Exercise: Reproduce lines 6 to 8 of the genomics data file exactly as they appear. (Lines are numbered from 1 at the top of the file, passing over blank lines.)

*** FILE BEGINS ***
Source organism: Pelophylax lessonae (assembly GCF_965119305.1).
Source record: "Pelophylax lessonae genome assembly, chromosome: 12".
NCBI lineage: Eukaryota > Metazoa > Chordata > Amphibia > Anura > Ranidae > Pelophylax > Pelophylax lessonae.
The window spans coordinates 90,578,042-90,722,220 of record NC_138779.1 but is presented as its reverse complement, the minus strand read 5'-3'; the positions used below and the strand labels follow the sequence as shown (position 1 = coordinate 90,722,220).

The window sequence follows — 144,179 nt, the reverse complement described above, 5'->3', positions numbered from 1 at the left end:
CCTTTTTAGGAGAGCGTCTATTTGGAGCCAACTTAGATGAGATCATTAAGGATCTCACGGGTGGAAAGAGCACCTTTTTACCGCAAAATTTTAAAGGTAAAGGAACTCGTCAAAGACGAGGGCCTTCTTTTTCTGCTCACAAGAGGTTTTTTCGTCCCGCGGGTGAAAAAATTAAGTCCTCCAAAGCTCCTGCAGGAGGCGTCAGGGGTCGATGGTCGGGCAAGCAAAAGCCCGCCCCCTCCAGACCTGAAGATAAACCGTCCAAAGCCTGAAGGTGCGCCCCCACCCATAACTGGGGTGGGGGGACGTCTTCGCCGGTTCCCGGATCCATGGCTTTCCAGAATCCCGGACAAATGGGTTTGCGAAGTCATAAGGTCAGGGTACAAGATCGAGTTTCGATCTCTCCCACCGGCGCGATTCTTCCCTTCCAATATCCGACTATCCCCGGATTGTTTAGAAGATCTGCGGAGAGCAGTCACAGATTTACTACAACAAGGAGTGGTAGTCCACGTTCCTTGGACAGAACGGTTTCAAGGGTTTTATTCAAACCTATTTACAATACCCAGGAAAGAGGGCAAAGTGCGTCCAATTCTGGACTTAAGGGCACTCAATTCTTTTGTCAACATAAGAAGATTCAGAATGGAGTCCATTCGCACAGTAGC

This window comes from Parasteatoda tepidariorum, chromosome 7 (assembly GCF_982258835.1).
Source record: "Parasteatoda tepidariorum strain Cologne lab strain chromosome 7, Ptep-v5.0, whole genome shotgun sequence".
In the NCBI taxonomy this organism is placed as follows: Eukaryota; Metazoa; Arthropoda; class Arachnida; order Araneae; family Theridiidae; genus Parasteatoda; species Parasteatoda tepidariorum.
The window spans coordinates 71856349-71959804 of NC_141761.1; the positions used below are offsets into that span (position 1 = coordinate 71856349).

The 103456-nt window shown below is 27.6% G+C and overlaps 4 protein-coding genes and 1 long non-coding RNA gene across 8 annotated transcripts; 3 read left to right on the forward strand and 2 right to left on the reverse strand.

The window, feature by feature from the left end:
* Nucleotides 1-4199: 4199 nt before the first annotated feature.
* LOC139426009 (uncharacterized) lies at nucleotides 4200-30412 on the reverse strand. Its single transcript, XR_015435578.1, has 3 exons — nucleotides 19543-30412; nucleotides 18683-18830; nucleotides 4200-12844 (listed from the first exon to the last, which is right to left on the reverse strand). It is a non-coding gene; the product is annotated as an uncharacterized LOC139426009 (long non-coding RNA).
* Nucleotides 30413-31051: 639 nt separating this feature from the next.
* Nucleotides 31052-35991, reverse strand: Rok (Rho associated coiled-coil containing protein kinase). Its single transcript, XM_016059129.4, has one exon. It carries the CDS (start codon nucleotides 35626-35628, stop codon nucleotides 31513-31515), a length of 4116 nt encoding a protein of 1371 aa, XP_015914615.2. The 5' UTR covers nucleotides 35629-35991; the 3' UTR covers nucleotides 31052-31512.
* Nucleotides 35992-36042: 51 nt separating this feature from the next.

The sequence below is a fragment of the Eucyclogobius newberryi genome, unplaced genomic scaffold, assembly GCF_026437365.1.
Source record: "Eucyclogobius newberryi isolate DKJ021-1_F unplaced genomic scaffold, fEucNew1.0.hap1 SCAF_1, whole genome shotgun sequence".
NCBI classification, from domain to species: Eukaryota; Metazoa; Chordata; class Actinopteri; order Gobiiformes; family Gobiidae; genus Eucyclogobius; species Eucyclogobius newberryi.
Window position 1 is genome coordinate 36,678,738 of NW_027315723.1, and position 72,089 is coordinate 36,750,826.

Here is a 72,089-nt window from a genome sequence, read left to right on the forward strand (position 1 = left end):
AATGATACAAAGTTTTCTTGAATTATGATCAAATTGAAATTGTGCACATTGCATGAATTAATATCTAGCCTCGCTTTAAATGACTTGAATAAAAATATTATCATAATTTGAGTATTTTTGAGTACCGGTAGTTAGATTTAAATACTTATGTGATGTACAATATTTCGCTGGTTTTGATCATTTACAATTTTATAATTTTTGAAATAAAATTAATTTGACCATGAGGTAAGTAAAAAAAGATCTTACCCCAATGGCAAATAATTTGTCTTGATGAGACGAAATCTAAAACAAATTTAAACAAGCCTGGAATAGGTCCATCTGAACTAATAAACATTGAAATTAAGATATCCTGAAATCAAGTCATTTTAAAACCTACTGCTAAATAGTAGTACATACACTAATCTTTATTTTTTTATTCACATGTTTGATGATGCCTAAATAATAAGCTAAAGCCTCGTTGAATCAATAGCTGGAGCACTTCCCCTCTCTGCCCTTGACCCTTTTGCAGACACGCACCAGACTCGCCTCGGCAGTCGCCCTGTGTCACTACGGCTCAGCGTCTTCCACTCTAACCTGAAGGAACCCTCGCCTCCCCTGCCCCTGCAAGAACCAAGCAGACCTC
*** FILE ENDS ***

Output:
CCTTTTTAGGAGAGCGTCTATTTGGAGCCAACTTAGATGAGATCATTAAGGATCTCACGGGTGGAAAGAGCACCTTTTTACCGCAAAATTTTAAAGGTAAAGGAACTCGTCAAAGACGAGGGCCTTCTTTTTCTGCTCACAAGAGGTTTTTTCGTCCCGCGGGTGAAAAAATTAAGTCCTCCAAAGCTCCTGCAGGAGGCGTCAGGGGTCGATGGTCGGGCAAGCAAAAGCCCGCCCCCTCCAGACCTGAAGATAAACCGTCCAAAGCCTGAAGGTGCGCCCCCACCCATAACTGGGGTGGGGGGACGTCTTCGCCGGTTCCCGGATCCATGGCTTTCCAGAATCCCGGACAAATGGGTTTGCGAAGTCATAAGGTCAGGGTACAAGATCGAGTTTCGATCTCTCCCACCGGCGCGATTCTTCCCTTCCAATATCCGACTATCCCCGGATTGTTTAGAAGATCTGCGGAGAGCAGTCACAGATTTACTACAACAAGGAGTGGTAGTCCACGTTCCTTGGACAGAACGGTTTCAAGGGTTTTATTCAAACCTATTTACAATACCCAGGAAAGAGGGCAAAGTGCGTCCAATTCTGGACTTAAGGGCACTCAATTCTTTTGTCAACATAAGAAGATTCAGAATGGAGTCCATTCGCACAGTAGC

This window comes from Parasteatoda tepidariorum, chromosome 7 (assembly GCF_982258835.1).
Source record: "Parasteatoda tepidariorum strain Cologne lab strain chromosome 7, Ptep-v5.0, whole genome shotgun sequence".